All around the world, J.K. Rowling's boy wizard is known and loved. Harry Potter books and films have transcended cultural and language barriers to inspire and entertain people of all walks of life, in all corners of the globe.
But if it's wizards and castles you're searching for in real life (or, as close to real life as you can get), you'll have to go to the United Kingdom to find them.
Those who want to get a glimpse of the inspiration for Hogwarts should visit Christ Church College at Oxford University. The dining hall of this college, lined with portraits and filled with long tables, looks very familiar to Harry Potter fans – because this hall was the inspiration for Hogwarts' Great Hall in both the
books and films.
It was here in Scotland's capital that J.K. Rowling used to live, work and write. The city itself is well worth a visit, but there are a few places Harry Potter fans won't want to miss. Wander around Greyfriar's cemetery and see if you can spot any wizardy names on
the headstones there. Then head over to the Elephant House cafe for a tea and pastry. Try to get a table near the windows – it was in one of these seats that J.K. Rowling wrote many of Harry's adventures while overlooking Edinburgh Castle. And before you leave the cafe, make sure you visit the toilets. I know
that sounds like a strange suggestion, but the walls in the restrooms are covered in Harry Potter fan graffiti.
Both in the books and movies, Hogwarts students depart for school from London's King's Cross Station. The platform witches and wizards use (Platform 9 ¾) won't be visible to Muggles like us, but the station has made up for it. Today, visitors to King's Cross
can pose with a luggage trolley that looks like it's disappearing into a wall – and you can even dress up in a Hogwarts house scarf. The station now hires actors and a professional photographer to help you get the perfect shot, which you can either take yourself or purchase from the Harry Potter souvenir shop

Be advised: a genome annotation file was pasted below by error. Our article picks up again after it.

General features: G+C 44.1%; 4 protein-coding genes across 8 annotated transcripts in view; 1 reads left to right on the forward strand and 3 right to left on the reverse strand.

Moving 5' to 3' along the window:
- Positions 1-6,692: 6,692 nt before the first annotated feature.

right in the station.
Located in Northumberland in the northeastern corner of England, Alnwick Castle has multiple ties to Harry Potter. It is said that J.K. Rowling took inspiration from this castle when creating Hogwarts castle in the books. And, when it came time to make the movies, many exterior and interior scenes were
filmed at Alnwick.
The moody lochs and glens in the Scottish Highlands provided the perfect dramatic backdrops for many scenes in the Harry Potter films. Simply driving through the Highlands will remind you of Harry's magical world. But if you want a true fan experience, book a trip on
the Jacobite steam train. Not only will this scenic train ride take you through some of the most awe-inspiring parts of the Highlands, but the Jacobite was actually used in the movies – it starred as the Hogwarts Express in scenes where the train was seen chugging over viaducts and through the countryside.
Lastly, Harry Potter fans should check out the Warner Bros. “Making of Harry Potter” Studio Tour in the old Leavesden Studios just outside of London. The Harry Potter movies were all filmed in this location, and now many of the sets, costumes, and props are on display here. The first
part of the museum recreates everything from Dumbledore's office to the Gryffindor common room to Snape's Potions classroom. Outside you can grab a butterbeer and step onto Privet Drive and the Knight Bus. The last part of the studio tour takes you behind the scenes of making the films, from the makeup
and masks to the special effects. This is the perfect way to end any Harry Potter-themed tour of the UK.
If you're a Harry Potter fan, which location would
YOU most want to see in person?
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Graduate student by day and avid traveler and blogger by night (and on weekends and during holidays), Amanda is just a small-town Ohio girl trying to balance a "normal" life with a desire to discover the world beyond her Midwest bubble. Amanda's adventurous nature and inability to say "no" have led her to some pretty amazing adventures all around the world. But she has no desire to stop exploring anytime soon. Read Amanda's blog, A Dangerous Business, or follow her on Facebook, Twitter or Google Plus.
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